presence in a high-crime area, combined with unprovoked flight upon observing police officers, gives officers sufficient grounds to investigate further to determine if criminal activity is about to take place
Illinois v Wardlow, 2000
Narcotic officers were caravanning to make arrests in an area known for drugs. Wardlow was observed standing next to building holding an opaque bad and fled when he saw officers. Wardlow stopped and frisked and weapon found.
flight plus factors
factors to be able to establish reasonable suspicion in flight-from-police cases.
anonymous tip that a person is carrying a gun is not, without more, sufficient to justify a police officer's stop and frisk of that person
Florida v J.L., 1999
anonymous tip that young black male was at bus stop carrying gun. Invalid search/. Crt ruled that anonymous tip in itself does not amount to reasonable suspicion. What is needed is more indication that would establish that the tip itself was reliable.
what would indicate that information given by anonymouse tip to be reliable
Tip plus more, the test for reasonable suspicion.
who argued for "firearm exception" to Terry v Ohio
State of Florida and Federal Government
Court rejected the proposed exception, holding the same level of standard for stop and frisk in weapons and non-weapons cases
in making reasonable suspicion determinations, reviewing courts must look at the totality of the circumstances of each case to see whether the detaining officer has a particularized and objective basis for suspecting legal wrongdoing
United States v Arvizu, 2001
US Border Patrol operating a checkpoint in an isolated area in Arizona.This case settles an issue in stop and frisk cases on how an officer determines the existence of reasonalb suspicion. Totality of Circumstances.
4th Amen allows officers, pursuant to a stop and frisk to require a person to provide his or her name. Person may be arrested for refusing to comply. (only under certain circumstances)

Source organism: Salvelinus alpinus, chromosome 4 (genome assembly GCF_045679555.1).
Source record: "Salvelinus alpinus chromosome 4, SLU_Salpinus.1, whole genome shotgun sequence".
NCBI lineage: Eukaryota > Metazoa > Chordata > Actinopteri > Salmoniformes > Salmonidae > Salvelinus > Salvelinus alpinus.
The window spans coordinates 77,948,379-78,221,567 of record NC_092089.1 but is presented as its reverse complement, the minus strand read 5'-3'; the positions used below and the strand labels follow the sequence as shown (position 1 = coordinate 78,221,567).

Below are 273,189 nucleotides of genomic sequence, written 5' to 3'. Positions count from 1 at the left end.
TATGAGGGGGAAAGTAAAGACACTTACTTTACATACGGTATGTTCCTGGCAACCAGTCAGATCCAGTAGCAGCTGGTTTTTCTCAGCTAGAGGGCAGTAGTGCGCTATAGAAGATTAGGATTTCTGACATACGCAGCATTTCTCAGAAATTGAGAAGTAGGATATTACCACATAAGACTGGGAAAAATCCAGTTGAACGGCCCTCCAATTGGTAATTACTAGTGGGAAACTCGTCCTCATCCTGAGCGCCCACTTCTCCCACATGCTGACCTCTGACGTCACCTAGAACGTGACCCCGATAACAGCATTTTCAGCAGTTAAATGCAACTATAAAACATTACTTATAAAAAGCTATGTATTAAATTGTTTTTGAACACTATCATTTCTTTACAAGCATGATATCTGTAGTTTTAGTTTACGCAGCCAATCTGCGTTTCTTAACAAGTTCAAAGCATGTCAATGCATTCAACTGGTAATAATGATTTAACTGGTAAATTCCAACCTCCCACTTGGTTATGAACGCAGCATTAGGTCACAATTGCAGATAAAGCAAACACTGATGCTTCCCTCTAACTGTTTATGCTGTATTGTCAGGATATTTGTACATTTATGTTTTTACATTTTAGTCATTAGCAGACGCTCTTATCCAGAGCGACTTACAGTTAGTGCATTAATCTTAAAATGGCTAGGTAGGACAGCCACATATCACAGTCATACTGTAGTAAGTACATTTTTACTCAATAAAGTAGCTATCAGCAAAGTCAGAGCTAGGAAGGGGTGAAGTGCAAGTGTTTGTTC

Hiibel v Sixth Judicial District Court of Nevada ET AL., 2004
Humbolt Co Sherriff's Office received a call from a person who had seen a man assault a women in Red and Silver GMC truck. upon locating Hiibel, Hiibel refused to identify himself.
officers may order passengers out of a lawfully stopped vehicle and pat them down if there is reasonable suspicion they may be armed and dangerous.
Arizona v Johnson, 2009
Gang Task Force pulled over a veh for registration viol. Johnson, a passenger, wearing clothing consistent with Crip membership and holding a police scanner, was ordered out of car and patted down.
Driver and passenger already lawfully stopped may be required to exit the vehicle because?
Governments "legitimate and weighty" interest in officer safety outweighs the additional instrusion.
Pennsylvania v Mimms, 1977
ruled officers could order the driver out of a vehicle citing Terry, that once out of vehicle, officer could pat down driver if reasonable suspiciion the driver was armed
Maryland v Wilson,
extended the decision in Mimms to passengers of vehicle. Knowles v Iowa that officers should be able to conduct pat-downs on passengers of lawfully stopped veh.